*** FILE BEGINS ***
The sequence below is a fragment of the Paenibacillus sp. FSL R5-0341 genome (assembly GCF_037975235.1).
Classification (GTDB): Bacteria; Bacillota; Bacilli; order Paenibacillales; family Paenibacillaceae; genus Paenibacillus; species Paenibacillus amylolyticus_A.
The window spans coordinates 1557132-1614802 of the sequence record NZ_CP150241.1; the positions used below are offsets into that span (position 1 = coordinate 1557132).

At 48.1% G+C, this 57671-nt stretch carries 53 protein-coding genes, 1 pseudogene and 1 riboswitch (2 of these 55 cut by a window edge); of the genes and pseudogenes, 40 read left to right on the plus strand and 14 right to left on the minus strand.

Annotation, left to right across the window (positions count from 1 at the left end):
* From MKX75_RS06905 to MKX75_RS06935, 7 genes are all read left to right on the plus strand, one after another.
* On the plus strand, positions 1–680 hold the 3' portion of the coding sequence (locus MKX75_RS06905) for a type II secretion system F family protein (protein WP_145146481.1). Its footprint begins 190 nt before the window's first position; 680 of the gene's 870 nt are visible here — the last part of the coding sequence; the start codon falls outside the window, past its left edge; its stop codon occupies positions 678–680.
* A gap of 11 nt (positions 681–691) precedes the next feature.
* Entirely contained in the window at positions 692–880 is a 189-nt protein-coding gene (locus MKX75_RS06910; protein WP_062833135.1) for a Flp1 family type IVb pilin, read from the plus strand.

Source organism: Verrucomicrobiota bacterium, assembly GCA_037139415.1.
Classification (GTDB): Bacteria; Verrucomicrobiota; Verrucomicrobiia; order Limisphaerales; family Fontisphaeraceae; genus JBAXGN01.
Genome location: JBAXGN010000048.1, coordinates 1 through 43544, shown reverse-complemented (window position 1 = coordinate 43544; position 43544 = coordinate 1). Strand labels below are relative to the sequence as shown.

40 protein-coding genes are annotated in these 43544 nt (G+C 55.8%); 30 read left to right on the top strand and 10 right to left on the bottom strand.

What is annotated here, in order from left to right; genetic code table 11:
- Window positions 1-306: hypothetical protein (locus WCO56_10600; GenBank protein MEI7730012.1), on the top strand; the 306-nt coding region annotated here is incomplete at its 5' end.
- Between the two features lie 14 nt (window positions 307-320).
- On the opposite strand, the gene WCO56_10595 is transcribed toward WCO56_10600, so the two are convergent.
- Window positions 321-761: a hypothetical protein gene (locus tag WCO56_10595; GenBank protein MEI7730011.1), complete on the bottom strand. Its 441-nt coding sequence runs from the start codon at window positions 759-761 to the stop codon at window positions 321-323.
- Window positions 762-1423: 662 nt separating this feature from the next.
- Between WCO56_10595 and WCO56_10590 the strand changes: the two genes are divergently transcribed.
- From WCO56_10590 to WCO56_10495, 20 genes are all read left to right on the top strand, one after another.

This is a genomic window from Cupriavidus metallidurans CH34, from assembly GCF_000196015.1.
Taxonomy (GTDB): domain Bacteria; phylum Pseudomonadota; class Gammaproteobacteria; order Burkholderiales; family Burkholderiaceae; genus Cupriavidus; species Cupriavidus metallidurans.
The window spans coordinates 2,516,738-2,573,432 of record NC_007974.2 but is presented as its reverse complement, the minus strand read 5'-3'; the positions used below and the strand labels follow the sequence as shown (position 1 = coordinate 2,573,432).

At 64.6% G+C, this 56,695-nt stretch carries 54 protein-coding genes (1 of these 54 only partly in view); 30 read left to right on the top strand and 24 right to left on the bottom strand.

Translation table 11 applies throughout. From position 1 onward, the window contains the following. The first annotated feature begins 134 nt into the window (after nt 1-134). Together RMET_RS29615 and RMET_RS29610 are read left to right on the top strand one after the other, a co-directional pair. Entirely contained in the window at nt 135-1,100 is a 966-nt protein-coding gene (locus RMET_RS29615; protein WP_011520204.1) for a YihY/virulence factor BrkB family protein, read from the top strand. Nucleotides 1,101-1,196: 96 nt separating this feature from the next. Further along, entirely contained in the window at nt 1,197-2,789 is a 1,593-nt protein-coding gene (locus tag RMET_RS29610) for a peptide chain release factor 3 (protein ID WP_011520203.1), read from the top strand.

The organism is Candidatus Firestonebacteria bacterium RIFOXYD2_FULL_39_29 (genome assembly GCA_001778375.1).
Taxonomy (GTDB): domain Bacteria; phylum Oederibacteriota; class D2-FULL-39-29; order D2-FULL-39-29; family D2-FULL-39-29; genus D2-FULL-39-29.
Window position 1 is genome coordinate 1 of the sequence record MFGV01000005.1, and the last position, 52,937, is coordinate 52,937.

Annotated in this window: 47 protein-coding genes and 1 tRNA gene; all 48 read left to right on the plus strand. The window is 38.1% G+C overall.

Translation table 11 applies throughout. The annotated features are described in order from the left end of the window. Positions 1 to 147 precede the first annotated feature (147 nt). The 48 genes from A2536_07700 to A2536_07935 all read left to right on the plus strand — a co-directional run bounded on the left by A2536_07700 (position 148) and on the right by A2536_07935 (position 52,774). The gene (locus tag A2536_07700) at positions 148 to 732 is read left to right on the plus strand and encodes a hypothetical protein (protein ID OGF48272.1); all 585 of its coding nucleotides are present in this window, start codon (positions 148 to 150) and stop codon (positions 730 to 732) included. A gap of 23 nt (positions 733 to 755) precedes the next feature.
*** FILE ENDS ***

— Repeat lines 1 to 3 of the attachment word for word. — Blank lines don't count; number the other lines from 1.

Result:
The sequence below is a fragment of the Paenibacillus sp. FSL R5-0341 genome (assembly GCF_037975235.1).
Classification (GTDB): Bacteria; Bacillota; Bacilli; order Paenibacillales; family Paenibacillaceae; genus Paenibacillus; species Paenibacillus amylolyticus_A.
The window spans coordinates 1557132-1614802 of the sequence record NZ_CP150241.1; the positions used below are offsets into that span (position 1 = coordinate 1557132).